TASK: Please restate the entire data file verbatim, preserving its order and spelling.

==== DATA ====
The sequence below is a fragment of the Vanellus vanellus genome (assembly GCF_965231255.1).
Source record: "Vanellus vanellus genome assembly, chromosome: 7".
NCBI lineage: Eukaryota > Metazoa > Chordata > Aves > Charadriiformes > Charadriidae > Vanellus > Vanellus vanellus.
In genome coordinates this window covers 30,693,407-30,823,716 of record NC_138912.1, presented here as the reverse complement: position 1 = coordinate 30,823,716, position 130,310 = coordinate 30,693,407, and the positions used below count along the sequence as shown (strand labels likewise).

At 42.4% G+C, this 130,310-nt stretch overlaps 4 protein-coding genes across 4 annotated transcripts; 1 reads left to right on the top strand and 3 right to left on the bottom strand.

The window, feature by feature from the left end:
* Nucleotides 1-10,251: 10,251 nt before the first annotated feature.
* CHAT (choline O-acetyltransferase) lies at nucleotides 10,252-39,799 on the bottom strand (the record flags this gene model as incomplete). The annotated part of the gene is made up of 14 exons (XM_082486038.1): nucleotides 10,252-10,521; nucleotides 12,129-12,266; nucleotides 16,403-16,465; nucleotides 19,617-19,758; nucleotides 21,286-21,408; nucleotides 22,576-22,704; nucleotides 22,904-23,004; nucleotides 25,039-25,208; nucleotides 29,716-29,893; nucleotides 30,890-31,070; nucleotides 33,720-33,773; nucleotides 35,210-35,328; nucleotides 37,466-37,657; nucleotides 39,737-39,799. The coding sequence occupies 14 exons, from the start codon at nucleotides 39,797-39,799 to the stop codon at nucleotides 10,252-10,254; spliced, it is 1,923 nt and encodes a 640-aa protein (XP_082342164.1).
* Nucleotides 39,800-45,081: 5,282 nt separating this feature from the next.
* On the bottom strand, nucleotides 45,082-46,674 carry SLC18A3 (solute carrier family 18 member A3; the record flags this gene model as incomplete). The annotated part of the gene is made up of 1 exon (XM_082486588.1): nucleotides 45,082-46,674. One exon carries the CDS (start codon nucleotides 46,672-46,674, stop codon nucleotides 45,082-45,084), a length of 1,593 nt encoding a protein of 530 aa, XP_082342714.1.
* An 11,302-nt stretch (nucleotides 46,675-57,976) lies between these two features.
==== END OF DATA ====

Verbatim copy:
The sequence below is a fragment of the Vanellus vanellus genome (assembly GCF_965231255.1).
Source record: "Vanellus vanellus genome assembly, chromosome: 7".
NCBI lineage: Eukaryota > Metazoa > Chordata > Aves > Charadriiformes > Charadriidae > Vanellus > Vanellus vanellus.
In genome coordinates this window covers 30,693,407-30,823,716 of record NC_138912.1, presented here as the reverse complement: position 1 = coordinate 30,823,716, position 130,310 = coordinate 30,693,407, and the positions used below count along the sequence as shown (strand labels likewise).

At 42.4% G+C, this 130,310-nt stretch overlaps 4 protein-coding genes across 4 annotated transcripts; 1 reads left to right on the top strand and 3 right to left on the bottom strand.

The window, feature by feature from the left end:
* Nucleotides 1-10,251: 10,251 nt before the first annotated feature.
* CHAT (choline O-acetyltransferase) lies at nucleotides 10,252-39,799 on the bottom strand (the record flags this gene model as incomplete). The annotated part of the gene is made up of 14 exons (XM_082486038.1): nucleotides 10,252-10,521; nucleotides 12,129-12,266; nucleotides 16,403-16,465; nucleotides 19,617-19,758; nucleotides 21,286-21,408; nucleotides 22,576-22,704; nucleotides 22,904-23,004; nucleotides 25,039-25,208; nucleotides 29,716-29,893; nucleotides 30,890-31,070; nucleotides 33,720-33,773; nucleotides 35,210-35,328; nucleotides 37,466-37,657; nucleotides 39,737-39,799. The coding sequence occupies 14 exons, from the start codon at nucleotides 39,797-39,799 to the stop codon at nucleotides 10,252-10,254; spliced, it is 1,923 nt and encodes a 640-aa protein (XP_082342164.1).
* Nucleotides 39,800-45,081: 5,282 nt separating this feature from the next.
* On the bottom strand, nucleotides 45,082-46,674 carry SLC18A3 (solute carrier family 18 member A3; the record flags this gene model as incomplete). The annotated part of the gene is made up of 1 exon (XM_082486588.1): nucleotides 45,082-46,674. One exon carries the CDS (start codon nucleotides 46,672-46,674, stop codon nucleotides 45,082-45,084), a length of 1,593 nt encoding a protein of 530 aa, XP_082342714.1.
* An 11,302-nt stretch (nucleotides 46,675-57,976) lies between these two features.